Richko remembered: 'There Will Never Be Another Steve'

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“He was like my right arm. I thought we were supposed to play together for the next 30 years,” bassist Paul Keller said on the phone the other day about his recently lost friend and band mate Steve Richko. And in a long piece that Paul wrote and has circulated he said it just a little differently — he was looking forward to 40 years of Steve’s piano alongside his bass. Either way, you get the picture. It’s a loss that’s felt across the jazz community, as evidenced by more than 25 musicians who’re coming together next month to play a tribute to Steve and raise funds for his children (he leaves a wife, Elizabeth Richko, and three kids, ages 9-14, among his survivors). Steve died in a freak accident — head injury in a fall at his mother’s house — earlier this month, according to Paul. The pianist, at 32, was on the move. An Oct. 8 concert at Kerrytown was slated to introduce at Nat King Cole Trio tribute CD, his fifth CD with Keller in their six-year musical association. (An earlier disc, To Oscar with Love, was a salute to his major piano influence.) There’d been a recent trip to perform in Tel Aviv, and there were plans to record two DVDs. Writing about his times with Steve, Paul said:
Our last concert together was last Sunday, September 26 when we performed our Swingin' the Praise jazz/gospel concert at First Presbyterian Church of Farmington. Just before we played the title-song “Swingin' the Praise,” I read from the Bible — Psalm 150, “The Musician's Psalm," to set up the piece. When I finished, I saw tears in Steve's eyes. I knew these words really meant a lot to him. I whispered, "Are you OK?" He said, "Yeah, let's go." And he proceeded to play the most amazing version of “Swingin' the Praise” ever. I'll never forget the moment, that concert, that special day with Steve.
There’ll be plenty of memories like that shared when musicians gather on Nov. 7 at Schoolcraft Community College on Nov. 7 from 4-6 (though looking at the lineup, it sure sounds like it’ll run longer). Richko’s bandmates and others are on board, including Ralph Tope, Pete Siers, Sean Dobbins, Ben Jansson, Johnny Trudell and Mr. B. [UPDATE: This Nov. 7 event has been canceled since the original posting.] There’ll be a later benefit at a date yet to be determined at Cliff Bell’s where Steve played often. In his memory, Paul also wrote a set of lyrics to the standard “There Will Never Be Another You.” And if you need some refreshing on how the melody goes, scroll down a bit and hear it played by Steve’s hero, Oscar Peterson.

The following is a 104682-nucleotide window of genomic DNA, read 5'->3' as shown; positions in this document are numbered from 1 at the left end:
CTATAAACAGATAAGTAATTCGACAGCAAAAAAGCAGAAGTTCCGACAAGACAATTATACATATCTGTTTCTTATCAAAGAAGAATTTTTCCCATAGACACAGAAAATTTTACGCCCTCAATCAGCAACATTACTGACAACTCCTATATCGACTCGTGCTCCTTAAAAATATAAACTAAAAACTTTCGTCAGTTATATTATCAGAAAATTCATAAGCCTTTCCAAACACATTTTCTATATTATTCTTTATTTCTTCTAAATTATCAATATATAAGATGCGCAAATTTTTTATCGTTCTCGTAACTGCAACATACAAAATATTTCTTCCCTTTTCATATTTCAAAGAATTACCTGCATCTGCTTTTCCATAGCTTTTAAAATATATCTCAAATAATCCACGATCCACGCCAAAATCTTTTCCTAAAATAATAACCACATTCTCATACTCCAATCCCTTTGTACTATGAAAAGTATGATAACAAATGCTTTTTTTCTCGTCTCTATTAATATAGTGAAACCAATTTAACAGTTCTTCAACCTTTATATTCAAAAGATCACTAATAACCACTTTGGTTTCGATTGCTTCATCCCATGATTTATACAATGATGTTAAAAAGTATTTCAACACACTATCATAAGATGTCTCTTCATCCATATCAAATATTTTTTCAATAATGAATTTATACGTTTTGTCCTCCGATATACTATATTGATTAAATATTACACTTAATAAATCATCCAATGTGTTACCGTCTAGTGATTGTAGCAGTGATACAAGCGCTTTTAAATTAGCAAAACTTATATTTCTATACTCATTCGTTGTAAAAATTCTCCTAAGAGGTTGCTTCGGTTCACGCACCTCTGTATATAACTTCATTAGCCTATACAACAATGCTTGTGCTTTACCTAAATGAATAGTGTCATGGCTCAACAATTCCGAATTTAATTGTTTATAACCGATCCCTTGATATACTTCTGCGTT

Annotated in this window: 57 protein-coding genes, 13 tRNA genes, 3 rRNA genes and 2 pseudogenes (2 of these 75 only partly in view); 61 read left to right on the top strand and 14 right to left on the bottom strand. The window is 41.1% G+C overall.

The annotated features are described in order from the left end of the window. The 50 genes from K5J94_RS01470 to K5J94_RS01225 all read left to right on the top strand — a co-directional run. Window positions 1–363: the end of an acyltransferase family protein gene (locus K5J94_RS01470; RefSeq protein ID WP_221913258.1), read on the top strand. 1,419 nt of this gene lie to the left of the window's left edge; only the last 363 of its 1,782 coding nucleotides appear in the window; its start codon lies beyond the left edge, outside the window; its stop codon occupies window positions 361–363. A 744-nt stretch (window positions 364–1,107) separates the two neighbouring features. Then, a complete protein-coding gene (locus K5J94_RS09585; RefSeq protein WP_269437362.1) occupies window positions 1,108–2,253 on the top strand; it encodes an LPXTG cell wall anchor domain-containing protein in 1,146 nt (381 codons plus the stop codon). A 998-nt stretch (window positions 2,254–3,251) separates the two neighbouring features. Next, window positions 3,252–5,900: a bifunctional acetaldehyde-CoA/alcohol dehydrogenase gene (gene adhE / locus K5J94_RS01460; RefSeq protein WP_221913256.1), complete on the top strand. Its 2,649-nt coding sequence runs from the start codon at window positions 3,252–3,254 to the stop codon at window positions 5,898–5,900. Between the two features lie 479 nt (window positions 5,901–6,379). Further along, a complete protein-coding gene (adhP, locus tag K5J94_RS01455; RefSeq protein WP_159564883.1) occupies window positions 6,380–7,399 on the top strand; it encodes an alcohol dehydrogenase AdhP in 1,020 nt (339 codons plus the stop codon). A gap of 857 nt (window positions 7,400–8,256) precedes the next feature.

There Will Never Be Another Steve

There may be many other nights like this

And I’ll be standing here with someone new

There may be many songs to sing

Another Fall, Another Spring, but

There Will Never Be Another You.

There may be many other licks I’ll dig

But they won’t thrill me like yours used to do

Oh, I may hear a million riffs from

great cats, yes, it’s true;

But there will never, ever be another you.

***

The future may bring real fine gigs, indeed,

from wedding jobs to shows on New Year’s Eve.

We’ll share the stage with players who will

swing until their face turns blue but

There Will Never Be Another Steve.

***

He knocked us out with every phrase he weaved

And tho’ we hate it that he had to leave

He plays upon God’s Steinway now

with Oscar at his sleeve. So,

Even as we feel bereaved and

sorrow makes it hard to breathe,

These three things I do believe:

Angels comfort those who grieve, we’ll

celebrate and be relieved that

Joyful living was achieved, and

There will never, ever be ano—ther Steve!

Oscar Peterson plays "There Will Never Be Another You"
Steve Richko at Cliff Bell's with Paul Keller on bass and Sean Dobbins on drums, recorded last July.

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